Forum editorial: Coleman’s farm bill work vitalIn the debate and fog surrounding approval of the new farm bill, sometimes the details of specific titles got lost. Sen. Norm Coleman, R-Minn., can take some credit for his part in securing excellent provisions for Minnesota dairy producers and the region’s vital sugar industry.
Today’s issue: Sugar, dairy titles included in farm bill.
Our position: Coleman was a leader in making improvements in those areas.
In the debate and fog surrounding approval of the new farm bill, sometimes the details of specific titles got lost. Sen. Norm Coleman, R-Minn., can take some credit for his part in securing excellent provisions for Minnesota dairy producers and the region’s vital sugar industry.
Noting that the sugar program operates at no cost to the government (you’d never know it by listening to the program’s critics), Coleman worked hard for an extension and improvements.
The sugar loan rate will increase 1.1 cent, the first increase in 15 years. The slight rise reflects rising costs of growing and refining sugar.
Coleman has never given up on his belief that a sugar-to-ethanol program makes economic sense for the industry and for the nation’s alternative fuels program. The farm bill includes his provision, which, once implemented, would take excess U.S. sugar out of trade agreements. It’s a step in the right direction to diversify ethanol feed stocks, which now is mostly corn.
The sugar program is no small matter in the Red River Valley. For example, in Minnesota the industry adds some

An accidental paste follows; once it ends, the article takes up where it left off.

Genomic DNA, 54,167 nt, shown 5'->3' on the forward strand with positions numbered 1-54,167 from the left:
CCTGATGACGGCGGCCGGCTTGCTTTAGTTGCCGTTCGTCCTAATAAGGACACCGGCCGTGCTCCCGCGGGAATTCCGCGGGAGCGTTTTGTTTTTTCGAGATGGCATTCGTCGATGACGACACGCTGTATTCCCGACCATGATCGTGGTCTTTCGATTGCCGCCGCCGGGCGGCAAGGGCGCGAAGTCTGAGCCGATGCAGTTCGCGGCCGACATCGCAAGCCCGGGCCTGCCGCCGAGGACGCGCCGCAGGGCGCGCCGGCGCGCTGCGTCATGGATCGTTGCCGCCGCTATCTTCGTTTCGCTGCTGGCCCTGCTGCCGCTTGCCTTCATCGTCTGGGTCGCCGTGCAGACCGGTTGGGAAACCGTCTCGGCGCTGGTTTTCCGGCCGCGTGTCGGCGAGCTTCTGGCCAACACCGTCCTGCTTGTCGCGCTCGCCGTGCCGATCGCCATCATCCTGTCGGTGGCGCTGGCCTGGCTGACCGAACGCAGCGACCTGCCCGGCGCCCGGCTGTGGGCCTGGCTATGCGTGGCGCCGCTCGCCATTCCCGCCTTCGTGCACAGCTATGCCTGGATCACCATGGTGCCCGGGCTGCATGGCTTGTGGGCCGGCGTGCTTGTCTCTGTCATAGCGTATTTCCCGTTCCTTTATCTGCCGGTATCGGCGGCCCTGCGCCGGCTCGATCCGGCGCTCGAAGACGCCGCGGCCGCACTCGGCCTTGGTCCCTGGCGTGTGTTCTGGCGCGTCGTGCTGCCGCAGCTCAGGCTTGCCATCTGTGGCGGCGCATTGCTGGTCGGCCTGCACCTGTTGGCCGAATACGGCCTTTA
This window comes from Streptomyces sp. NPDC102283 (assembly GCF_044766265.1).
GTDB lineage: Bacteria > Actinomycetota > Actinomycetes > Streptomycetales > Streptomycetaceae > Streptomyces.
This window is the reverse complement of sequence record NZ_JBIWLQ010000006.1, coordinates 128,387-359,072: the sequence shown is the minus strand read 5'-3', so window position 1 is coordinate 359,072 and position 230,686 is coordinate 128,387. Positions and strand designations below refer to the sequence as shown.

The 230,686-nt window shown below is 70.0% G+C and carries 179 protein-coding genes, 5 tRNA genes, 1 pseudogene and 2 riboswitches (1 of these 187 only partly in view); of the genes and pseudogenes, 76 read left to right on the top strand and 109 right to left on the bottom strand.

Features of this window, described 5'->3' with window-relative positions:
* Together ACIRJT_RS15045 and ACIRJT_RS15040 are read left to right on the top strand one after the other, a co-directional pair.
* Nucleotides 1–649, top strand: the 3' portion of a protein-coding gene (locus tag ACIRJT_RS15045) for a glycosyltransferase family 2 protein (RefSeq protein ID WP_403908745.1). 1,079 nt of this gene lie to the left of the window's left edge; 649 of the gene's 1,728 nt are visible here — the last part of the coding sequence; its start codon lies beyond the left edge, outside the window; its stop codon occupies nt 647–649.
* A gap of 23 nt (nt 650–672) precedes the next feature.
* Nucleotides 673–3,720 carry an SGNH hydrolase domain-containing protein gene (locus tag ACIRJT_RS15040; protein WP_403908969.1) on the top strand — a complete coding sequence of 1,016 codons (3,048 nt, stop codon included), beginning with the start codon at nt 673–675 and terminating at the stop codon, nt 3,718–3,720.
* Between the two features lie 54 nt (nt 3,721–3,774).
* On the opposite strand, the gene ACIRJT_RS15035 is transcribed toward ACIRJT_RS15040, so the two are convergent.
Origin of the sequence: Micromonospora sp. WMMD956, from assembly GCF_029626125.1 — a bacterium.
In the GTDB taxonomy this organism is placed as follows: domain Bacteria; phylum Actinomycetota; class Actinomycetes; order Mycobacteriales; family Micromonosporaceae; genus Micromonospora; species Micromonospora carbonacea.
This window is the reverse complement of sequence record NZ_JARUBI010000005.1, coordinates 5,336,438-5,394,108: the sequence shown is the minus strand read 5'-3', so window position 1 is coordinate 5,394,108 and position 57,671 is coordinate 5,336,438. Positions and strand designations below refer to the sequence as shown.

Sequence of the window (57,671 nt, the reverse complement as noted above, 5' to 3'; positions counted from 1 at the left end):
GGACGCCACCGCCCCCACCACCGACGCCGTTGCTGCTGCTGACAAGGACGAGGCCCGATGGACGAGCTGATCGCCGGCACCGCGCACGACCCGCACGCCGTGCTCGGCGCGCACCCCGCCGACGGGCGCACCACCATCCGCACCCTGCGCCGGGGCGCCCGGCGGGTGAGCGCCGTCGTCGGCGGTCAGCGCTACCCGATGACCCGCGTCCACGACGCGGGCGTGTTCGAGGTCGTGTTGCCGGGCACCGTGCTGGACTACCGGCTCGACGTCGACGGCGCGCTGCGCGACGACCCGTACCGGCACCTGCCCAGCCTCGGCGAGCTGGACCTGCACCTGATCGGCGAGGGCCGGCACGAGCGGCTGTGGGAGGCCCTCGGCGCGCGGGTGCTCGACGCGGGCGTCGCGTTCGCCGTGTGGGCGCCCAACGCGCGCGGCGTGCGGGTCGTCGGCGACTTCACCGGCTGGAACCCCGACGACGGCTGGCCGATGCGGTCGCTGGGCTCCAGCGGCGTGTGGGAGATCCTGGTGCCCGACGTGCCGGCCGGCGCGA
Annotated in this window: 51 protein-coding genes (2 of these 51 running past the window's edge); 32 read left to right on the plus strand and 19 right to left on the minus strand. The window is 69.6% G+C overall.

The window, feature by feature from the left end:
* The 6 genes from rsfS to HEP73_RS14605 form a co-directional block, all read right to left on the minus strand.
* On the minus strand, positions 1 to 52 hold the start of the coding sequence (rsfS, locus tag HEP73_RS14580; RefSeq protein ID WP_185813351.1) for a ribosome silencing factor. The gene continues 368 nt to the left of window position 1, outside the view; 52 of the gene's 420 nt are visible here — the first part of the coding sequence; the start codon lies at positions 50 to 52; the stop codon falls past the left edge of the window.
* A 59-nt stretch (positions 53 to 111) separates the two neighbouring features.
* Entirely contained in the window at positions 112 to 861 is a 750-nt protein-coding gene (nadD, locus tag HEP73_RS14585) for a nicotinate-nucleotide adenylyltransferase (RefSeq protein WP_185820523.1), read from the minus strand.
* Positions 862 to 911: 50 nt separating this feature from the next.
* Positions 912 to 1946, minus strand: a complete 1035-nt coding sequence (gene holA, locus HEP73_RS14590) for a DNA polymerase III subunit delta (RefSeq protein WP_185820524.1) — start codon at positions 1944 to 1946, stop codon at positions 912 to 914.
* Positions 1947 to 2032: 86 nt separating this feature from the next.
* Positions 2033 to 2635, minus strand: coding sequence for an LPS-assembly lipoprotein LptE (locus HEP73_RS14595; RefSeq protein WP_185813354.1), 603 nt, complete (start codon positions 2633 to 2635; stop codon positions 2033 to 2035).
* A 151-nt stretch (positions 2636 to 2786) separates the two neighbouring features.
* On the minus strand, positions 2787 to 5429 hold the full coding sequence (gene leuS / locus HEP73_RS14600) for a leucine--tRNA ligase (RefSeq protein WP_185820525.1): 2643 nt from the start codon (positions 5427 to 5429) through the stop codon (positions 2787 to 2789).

$2 billion a year to the economy and generates 4,000 jobs, according to Coleman.
As important as sugar is, the dairy industry in Minnesota is vital. Coleman’s dairy title is an improvement in the safety net for small and medium-sized dairy farms. He worked to extend the Milk Income Loss Program through the life of the new bill. Milk prices will go up when feed prices go up.
The senator will be the first to say he was not alone in working to improve sugar and dairy titles in the Food, Conservation and Energy Act of 2008, the official name of the farm bill. But his personal focus on those important farm issues (and many others during the course of the debate) was important in getting them into the final legislation.
Minnesota farmers will be more secure because of his work.
Forum editorials represent the opinion of Forum management and the newspaper’s Editorial Board